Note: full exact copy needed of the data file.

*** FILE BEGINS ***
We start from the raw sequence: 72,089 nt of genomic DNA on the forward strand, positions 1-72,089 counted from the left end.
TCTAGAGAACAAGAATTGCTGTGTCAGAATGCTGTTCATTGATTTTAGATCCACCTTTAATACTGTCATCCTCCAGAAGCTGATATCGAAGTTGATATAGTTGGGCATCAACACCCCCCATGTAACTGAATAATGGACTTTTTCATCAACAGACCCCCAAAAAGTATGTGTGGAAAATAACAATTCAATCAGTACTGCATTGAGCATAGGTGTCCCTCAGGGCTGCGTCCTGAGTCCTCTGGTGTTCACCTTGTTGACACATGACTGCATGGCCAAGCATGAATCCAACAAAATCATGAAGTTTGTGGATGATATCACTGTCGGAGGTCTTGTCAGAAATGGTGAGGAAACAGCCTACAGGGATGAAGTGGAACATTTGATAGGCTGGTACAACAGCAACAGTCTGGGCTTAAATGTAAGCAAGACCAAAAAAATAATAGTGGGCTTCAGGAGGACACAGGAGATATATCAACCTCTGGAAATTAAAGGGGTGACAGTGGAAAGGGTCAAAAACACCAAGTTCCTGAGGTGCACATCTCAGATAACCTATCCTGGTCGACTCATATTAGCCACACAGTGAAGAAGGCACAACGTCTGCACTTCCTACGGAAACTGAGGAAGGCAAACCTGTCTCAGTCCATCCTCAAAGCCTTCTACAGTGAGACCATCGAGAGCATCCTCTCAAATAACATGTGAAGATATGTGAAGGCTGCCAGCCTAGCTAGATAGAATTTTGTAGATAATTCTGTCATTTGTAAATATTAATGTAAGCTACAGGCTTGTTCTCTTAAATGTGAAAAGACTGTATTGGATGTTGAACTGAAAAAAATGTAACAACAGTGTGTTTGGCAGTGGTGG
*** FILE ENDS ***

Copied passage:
We start from the raw sequence: 72,089 nt of genomic DNA on the forward strand, positions 1-72,089 counted from the left end.
TCTAGAGAACAAGAATTGCTGTGTCAGAATGCTGTTCATTGATTTTAGATCCACCTTTAATACTGTCATCCTCCAGAAGCTGATATCGAAGTTGATATAGTTGGGCATCAACACCCCCCATGTAACTGAATAATGGACTTTTTCATCAACAGACCCCCAAAAAGTATGTGTGGAAAATAACAATTCAATCAGTACTGCATTGAGCATAGGTGTCCCTCAGGGCTGCGTCCTGAGTCCTCTGGTGTTCACCTTGTTGACACATGACTGCATGGCCAAGCATGAATCCAACAAAATCATGAAGTTTGTGGATGATATCACTGTCGGAGGTCTTGTCAGAAATGGTGAGGAAACAGCCTACAGGGATGAAGTGGAACATTTGATAGGCTGGTACAACAGCAACAGTCTGGGCTTAAATGTAAGCAAGACCAAAAAAATAATAGTGGGCTTCAGGAGGACACAGGAGATATATCAACCTCTGGAAATTAAAGGGGTGACAGTGGAAAGGGTCAAAAACACCAAGTTCCTGAGGTGCACATCTCAGATAACCTATCCTGGTCGACTCATATTAGCCACACAGTGAAGAAGGCACAACGTCTGCACTTCCTACGGAAACTGAGGAAGGCAAACCTGTCTCAGTCCATCCTCAAAGCCTTCTACAGTGAGACCATCGAGAGCATCCTCTCAAATAACATGTGAAGATATGTGAAGGCTGCCAGCCTAGCTAGATAGAATTTTGTAGATAATTCTGTCATTTGTAAATATTAATGTAAGCTACAGGCTTGTTCTCTTAAATGTGAAAAGACTGTATTGGATGTTGAACTGAAAAAAATGTAACAACAGTGTGTTTGGCAGTGGTGG